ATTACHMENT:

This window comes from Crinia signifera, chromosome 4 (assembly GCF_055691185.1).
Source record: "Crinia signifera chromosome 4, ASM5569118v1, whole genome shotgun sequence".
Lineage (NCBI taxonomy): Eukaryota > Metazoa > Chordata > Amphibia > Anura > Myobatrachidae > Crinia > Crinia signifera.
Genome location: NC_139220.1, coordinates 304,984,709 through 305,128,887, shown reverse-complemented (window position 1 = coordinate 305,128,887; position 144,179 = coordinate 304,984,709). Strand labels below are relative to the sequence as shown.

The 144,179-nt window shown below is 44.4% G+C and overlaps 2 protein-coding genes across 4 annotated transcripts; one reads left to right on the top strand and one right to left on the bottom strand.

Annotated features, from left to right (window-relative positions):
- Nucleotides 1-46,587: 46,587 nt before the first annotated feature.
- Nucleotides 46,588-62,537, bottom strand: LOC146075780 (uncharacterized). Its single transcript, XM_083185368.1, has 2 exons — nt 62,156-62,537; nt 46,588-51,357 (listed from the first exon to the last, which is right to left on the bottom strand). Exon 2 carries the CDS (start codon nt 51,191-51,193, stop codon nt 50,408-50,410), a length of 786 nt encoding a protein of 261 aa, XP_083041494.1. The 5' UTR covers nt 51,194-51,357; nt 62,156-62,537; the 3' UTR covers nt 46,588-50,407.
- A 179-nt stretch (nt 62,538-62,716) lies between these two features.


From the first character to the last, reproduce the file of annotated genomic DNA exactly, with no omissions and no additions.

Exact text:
This window comes from Crinia signifera, chromosome 4 (assembly GCF_055691185.1).
Source record: "Crinia signifera chromosome 4, ASM5569118v1, whole genome shotgun sequence".
Lineage (NCBI taxonomy): Eukaryota > Metazoa > Chordata > Amphibia > Anura > Myobatrachidae > Crinia > Crinia signifera.
Genome location: NC_139220.1, coordinates 304,984,709 through 305,128,887, shown reverse-complemented (window position 1 = coordinate 305,128,887; position 144,179 = coordinate 304,984,709). Strand labels below are relative to the sequence as shown.

The 144,179-nt window shown below is 44.4% G+C and overlaps 2 protein-coding genes across 4 annotated transcripts; one reads left to right on the top strand and one right to left on the bottom strand.

Annotated features, from left to right (window-relative positions):
- Nucleotides 1-46,587: 46,587 nt before the first annotated feature.
- Nucleotides 46,588-62,537, bottom strand: LOC146075780 (uncharacterized). Its single transcript, XM_083185368.1, has 2 exons — nt 62,156-62,537; nt 46,588-51,357 (listed from the first exon to the last, which is right to left on the bottom strand). Exon 2 carries the CDS (start codon nt 51,191-51,193, stop codon nt 50,408-50,410), a length of 786 nt encoding a protein of 261 aa, XP_083041494.1. The 5' UTR covers nt 51,194-51,357; nt 62,156-62,537; the 3' UTR covers nt 46,588-50,407.
- A 179-nt stretch (nt 62,538-62,716) lies between these two features.